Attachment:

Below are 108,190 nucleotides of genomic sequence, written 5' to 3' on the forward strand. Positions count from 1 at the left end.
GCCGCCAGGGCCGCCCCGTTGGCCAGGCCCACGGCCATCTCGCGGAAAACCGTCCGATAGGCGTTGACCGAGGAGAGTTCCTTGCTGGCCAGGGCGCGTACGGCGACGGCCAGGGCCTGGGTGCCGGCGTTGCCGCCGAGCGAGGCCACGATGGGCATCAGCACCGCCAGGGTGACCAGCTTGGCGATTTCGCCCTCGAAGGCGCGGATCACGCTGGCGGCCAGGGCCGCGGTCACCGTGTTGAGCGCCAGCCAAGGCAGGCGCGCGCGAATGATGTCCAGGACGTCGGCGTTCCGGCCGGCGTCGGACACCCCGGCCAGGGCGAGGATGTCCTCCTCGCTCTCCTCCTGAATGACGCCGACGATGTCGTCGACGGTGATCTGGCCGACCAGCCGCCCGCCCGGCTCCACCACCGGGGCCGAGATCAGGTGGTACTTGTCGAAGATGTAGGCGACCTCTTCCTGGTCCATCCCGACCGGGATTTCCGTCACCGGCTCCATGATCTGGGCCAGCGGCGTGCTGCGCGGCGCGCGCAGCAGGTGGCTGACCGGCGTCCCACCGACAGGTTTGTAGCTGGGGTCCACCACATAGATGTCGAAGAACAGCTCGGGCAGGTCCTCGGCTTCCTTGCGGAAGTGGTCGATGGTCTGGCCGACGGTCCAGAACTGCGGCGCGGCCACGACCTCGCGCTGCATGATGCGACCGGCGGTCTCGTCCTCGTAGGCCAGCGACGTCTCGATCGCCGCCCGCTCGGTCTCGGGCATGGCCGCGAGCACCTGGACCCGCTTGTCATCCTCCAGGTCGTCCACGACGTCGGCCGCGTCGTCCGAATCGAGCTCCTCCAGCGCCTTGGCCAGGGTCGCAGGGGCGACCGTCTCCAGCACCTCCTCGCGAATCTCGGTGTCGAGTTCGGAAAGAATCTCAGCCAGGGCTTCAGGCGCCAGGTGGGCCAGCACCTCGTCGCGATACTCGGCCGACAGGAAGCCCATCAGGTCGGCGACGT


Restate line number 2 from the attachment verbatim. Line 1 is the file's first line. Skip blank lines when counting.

GCCGCCAGGGCCGCCCCGTTGGCCAGGCCCACGGCCATCTCGCGGAAAACCGTCCGATAGGCGTTGACCGAGGAGAGTTCCTTGCTGGCCAGGGCGCGTACGGCGACGGCCAGGGCCTGGGTGCCGGCGTTGCCGCCGAGCGAGGCCACGATGGGCATCAGCACCGCCAGGGTGACCAGCTTGGCGATTTCGCCCTCGAAGGCGCGGATCACGCTGGCGGCCAGGGCCGCGGTCACCGTGTTGAGCGCCAGCCAAGGCAGGCGCGCGCGAATGATGTCCAGGACGTCGGCGTTCCGGCCGGCGTCGGACACCCCGGCCAGGGCGAGGATGTCCTCCTCGCTCTCCTCCTGAATGACGCCGACGATGTCGTCGACGGTGATCTGGCCGACCAGCCGCCCGCCCGGCTCCACCACCGGGGCCGAGATCAGGTGGTACTTGTCGAAGATGTAGGCGACCTCTTCCTGGTCCATCCCGACCGGGATTTCCGTCACCGGCTCCATGATCTGGGCCAGCGGCGTGCTGCGCGGCGCGCGCAGCAGGTGGCTGACCGGCGTCCCACCGACAGGTTTGTAGCTGGGGTCCACCACATAGATGTCGAAGAACAGCTCGGGCAGGTCCTCGGCTTCCTTGCGGAAGTGGTCGATGGTCTGGCCGACGGTCCAGAACTGCGGCGCGGCCACGACCTCGCGCTGCATGATGCGACCGGCGGTCTCGTCCTCGTAGGCCAGCGACGTCTCGATCGCCGCCCGCTCGGTCTCGGGCATGGCCGCGAGCACCTGGACCCGCTTGTCATCCTCCAGGTCGTCCACGACGTCGGCCGCGTCGTCCGAATCGAGCTCCTCCAGCGCCTTGGCCAGGGTCGCAGGGGCGACCGTCTCCAGCACCTCCTCGCGAATCTCGGTGTCGAGTTCGGAAAGAATCTCAGCCAGGGCTTCAGGCGCCAGGTGGGCCAGCACCTCGTCGCGATACTCGGCCGACAGGAAGCCCATCAGGTCGGCGACGT